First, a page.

Under the leadership of PFHOF Head Coach Hank Stram, who brought Dawson to the Texans/Chiefs franchise in 1962, Dawson’s Chiefs were perennial contenders and won American Football League Championships in 1962, 1966 and 1969. He earned the Most Valuable Player award for Super Bowl IV when he directed Kansas City to a 23-7 win over the heavily favored Minnesota Vikings. Dawson won the AFL passing title four times and still holds the franchise’s career records for pass attempts (3,696), completions (2,115), passing yards (28,507) and touchdowns (237).
He was named to six AFL All-Star teams and one Pro Bowl squad, and also earned AFL Player of the Year honors for the 1962 season. Dawson started 158 regular season games for Kansas City, the most of any quarterback in franchise history. He led the AFL in passing four different seasons (1962, 1964, 1966 and 1968), pacing the AFL in completion percentage eight times, including a string of six-straight seasons from 1964-69.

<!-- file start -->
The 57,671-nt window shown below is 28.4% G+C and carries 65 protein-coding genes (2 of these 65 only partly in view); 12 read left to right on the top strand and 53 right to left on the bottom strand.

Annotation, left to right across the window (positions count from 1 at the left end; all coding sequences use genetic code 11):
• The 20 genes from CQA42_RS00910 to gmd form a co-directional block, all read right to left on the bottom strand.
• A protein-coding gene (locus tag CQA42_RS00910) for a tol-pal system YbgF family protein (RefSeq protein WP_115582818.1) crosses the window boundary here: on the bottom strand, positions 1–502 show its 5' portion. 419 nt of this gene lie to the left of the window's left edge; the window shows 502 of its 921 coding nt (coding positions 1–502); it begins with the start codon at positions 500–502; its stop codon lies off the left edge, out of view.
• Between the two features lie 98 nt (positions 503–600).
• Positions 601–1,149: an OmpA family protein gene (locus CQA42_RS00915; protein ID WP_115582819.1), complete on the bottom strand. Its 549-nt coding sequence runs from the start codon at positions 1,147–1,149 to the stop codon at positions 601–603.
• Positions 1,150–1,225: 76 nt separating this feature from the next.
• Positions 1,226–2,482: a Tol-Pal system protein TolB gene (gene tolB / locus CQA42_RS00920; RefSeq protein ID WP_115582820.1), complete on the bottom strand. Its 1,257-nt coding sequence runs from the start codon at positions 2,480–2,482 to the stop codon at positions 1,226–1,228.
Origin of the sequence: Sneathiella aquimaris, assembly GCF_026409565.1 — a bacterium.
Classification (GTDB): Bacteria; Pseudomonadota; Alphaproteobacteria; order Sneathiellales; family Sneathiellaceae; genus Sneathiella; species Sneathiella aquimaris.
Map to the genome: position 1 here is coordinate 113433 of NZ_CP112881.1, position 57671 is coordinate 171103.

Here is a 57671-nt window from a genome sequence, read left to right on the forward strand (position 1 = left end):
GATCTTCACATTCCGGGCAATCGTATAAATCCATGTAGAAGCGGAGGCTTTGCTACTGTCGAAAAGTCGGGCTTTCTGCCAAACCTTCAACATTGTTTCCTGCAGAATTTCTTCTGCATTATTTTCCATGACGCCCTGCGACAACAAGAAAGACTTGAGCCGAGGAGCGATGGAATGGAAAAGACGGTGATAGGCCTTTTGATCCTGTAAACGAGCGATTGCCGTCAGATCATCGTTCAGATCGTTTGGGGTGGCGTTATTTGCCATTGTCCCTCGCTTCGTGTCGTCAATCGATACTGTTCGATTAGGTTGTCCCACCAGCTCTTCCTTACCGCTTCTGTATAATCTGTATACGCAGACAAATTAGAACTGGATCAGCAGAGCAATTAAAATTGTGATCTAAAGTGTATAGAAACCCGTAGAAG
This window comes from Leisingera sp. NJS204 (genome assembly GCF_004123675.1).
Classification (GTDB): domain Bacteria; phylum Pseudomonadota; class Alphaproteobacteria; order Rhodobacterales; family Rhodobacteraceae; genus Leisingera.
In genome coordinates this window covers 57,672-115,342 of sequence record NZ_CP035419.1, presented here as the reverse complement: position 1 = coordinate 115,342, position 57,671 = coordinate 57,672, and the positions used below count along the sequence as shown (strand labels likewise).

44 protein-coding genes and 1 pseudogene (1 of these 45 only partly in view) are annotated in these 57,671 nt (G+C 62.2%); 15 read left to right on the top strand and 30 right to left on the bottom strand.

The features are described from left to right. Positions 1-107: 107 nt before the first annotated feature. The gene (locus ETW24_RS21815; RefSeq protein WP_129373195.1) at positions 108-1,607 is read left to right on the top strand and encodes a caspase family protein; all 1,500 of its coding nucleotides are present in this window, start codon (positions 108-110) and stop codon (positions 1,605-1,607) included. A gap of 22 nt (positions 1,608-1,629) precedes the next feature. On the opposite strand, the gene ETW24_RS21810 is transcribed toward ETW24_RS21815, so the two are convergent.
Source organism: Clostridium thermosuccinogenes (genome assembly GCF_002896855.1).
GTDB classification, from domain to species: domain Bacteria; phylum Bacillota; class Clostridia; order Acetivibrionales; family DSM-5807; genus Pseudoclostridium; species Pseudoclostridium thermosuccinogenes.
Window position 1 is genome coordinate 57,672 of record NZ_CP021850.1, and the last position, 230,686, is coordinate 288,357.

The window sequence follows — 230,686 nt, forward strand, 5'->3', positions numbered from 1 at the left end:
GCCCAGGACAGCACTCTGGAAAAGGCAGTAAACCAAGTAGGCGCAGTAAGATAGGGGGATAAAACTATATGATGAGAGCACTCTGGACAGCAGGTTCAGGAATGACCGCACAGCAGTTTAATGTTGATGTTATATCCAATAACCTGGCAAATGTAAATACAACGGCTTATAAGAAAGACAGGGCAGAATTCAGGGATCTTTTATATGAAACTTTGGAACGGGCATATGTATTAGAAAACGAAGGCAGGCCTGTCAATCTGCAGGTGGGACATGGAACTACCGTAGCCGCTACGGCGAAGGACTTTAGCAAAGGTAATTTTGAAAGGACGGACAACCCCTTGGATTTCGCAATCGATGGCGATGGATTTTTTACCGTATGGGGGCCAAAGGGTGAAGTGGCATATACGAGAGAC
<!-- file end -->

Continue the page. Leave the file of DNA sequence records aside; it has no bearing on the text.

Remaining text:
Dawson was recognized as the 1973 NFL Man of the Year, one of five Chiefs players to ever earn the honor. He retired from professional football on May 1, 1976. He was enshrined into the Chiefs Hall of Fame in 1979 and was immortalized at the Pro Football Hall of Fame in Canton, Ohio, in 1987. He was also enshrined in the Missouri Sports Hall of Fame in 1994 and the Purdue Intercollegiate Athletics Hall of Fame in 1996.